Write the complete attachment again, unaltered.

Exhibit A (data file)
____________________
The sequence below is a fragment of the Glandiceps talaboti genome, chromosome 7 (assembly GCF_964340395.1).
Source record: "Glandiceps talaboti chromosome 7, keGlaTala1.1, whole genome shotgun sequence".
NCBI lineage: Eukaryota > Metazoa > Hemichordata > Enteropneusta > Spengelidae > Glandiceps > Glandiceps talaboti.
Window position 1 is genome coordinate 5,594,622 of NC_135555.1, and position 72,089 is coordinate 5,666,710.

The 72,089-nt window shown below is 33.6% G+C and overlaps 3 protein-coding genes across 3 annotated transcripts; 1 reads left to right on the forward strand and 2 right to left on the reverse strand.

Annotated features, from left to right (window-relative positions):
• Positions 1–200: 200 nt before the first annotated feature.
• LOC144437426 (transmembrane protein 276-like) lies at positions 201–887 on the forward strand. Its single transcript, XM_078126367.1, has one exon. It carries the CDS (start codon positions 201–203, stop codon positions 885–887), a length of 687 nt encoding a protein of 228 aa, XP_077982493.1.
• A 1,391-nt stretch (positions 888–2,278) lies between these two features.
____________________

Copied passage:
The sequence below is a fragment of the Glandiceps talaboti genome, chromosome 7 (assembly GCF_964340395.1).
Source record: "Glandiceps talaboti chromosome 7, keGlaTala1.1, whole genome shotgun sequence".
NCBI lineage: Eukaryota > Metazoa > Hemichordata > Enteropneusta > Spengelidae > Glandiceps > Glandiceps talaboti.
Window position 1 is genome coordinate 5,594,622 of NC_135555.1, and position 72,089 is coordinate 5,666,710.

The 72,089-nt window shown below is 33.6% G+C and overlaps 3 protein-coding genes across 3 annotated transcripts; 1 reads left to right on the forward strand and 2 right to left on the reverse strand.

Annotated features, from left to right (window-relative positions):
• Positions 1–200: 200 nt before the first annotated feature.
• LOC144437426 (transmembrane protein 276-like) lies at positions 201–887 on the forward strand. Its single transcript, XM_078126367.1, has one exon. It carries the CDS (start codon positions 201–203, stop codon positions 885–887), a length of 687 nt encoding a protein of 228 aa, XP_077982493.1.
• A 1,391-nt stretch (positions 888–2,278) lies between these two features.